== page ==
NBME Surgery Form 3 - Answers & Explanations

Updated: Nov 16, 2019

1) Malignant hyperthermia

• Malignant hyperthermia can occur up to 12 hours after exposure to causative drug

• Fever, encephalopathy, unstable vitals, “lead pipe” muscle rigidity

2) Inhibited synthesis of prostacyclin

• Ketorolac (NSAID) inhibits the vasodilatory properties of prostacyclin → constriction of afferent arterioles → renal failure (↑ creatinine)

3) Biliary atresia

• Initially well-appearing followed by jaundice and conjugated hyperbilirubinemia over the next 1-8 weeks

• Dx: Ultrasound showing absent or abnormal gallbladder; gold standard is intra-operative cholangiogram showing biliary obstruction

• Tx: Kasai procedure (hepatoportoenterostomy) or liver transplant; Biliary atresia is the most common indication for pediatric liver transplantation

• Breast milk jaundice would present with unconjugated hyperbilirubinemia

4) Crohn disease

• “String sign” on barium x-ray = thin luminal contrast, usually in terminal ileum from spasm and eventual fibrosis

• ~50% of patients present with a palpable abdominal mass, usually in the RLQ

5) Sarcoidosis

• B/L hilar adenopathy, course reticular infiltrates, often asymptomatic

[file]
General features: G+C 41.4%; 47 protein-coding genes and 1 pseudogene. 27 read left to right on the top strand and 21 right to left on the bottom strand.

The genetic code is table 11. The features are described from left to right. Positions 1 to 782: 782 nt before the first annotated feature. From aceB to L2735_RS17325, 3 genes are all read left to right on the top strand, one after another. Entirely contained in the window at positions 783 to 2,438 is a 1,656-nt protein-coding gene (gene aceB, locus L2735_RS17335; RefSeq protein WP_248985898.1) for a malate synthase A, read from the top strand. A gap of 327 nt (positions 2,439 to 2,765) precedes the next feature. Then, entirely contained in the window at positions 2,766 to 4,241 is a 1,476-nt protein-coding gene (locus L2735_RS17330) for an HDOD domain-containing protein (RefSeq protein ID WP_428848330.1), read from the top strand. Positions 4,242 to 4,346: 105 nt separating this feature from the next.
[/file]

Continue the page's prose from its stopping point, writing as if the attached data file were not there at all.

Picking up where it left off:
6) Bacterial overgrowth

• Decreased gastric acid/motility → bacterial overgrowth

• Tx: antibiotics (hence improvement with tetracycline)

7) CT scan of the abdomen and kidneys

• Emergent surgery is not warranted as there are no alarm signs

• Imaging should be performed to evaluate the type of management she requires

8) Insulinoma

• Whipple triad

• Increased C-peptide = endogenous source

9) Rapid administration of 500 mL of 0.9% saline

• Water challenge test - give 500 mL of normal saline, if the patient can urinate and post void volume is normal than it was dehydration. However if no urine is produced then its acute renal failure

10) Complication of right atrial catheter

• Hickman line = central venous catheter most often used for administration of chemo

• Complications of Hickman line include hemorrhage and pneumothorax during insertion.

• Complications at later stages include thrombosis and infection - the line should be regularly flushed with saline to prevent blood clots/blockage

• This patient has engorgement of veins, no arteries (arterial embolism)

11) Myocardial infarction • Cardiogenic shock: cold/clammy, tachycardia, hypotension, increased PCWP

12) C8 • No loss of reflex; Biceps C5, C6 and Triceps C6, C7 • C8 Ulnar nerve is responsible for sensation in the ring and pinky finger

13) Craniotomy • Chronic subdural hematoma → urgent surgical evacuation of symptomatic or large bleeds

14) Esophagoscopy and biopsy • Alarm sxs → must rule out cancer with endoscopic biopsy

15) Observation • Topical silver sulfadiazine therapy can be used for partial/full thickness burns

16) Carotid stenosis

• Multiple Hollenhorst plaques indicates possible embolism from carotid stenosis leading to amaurosis fugax

• Carotid duplex identifies degree of lumen narrowing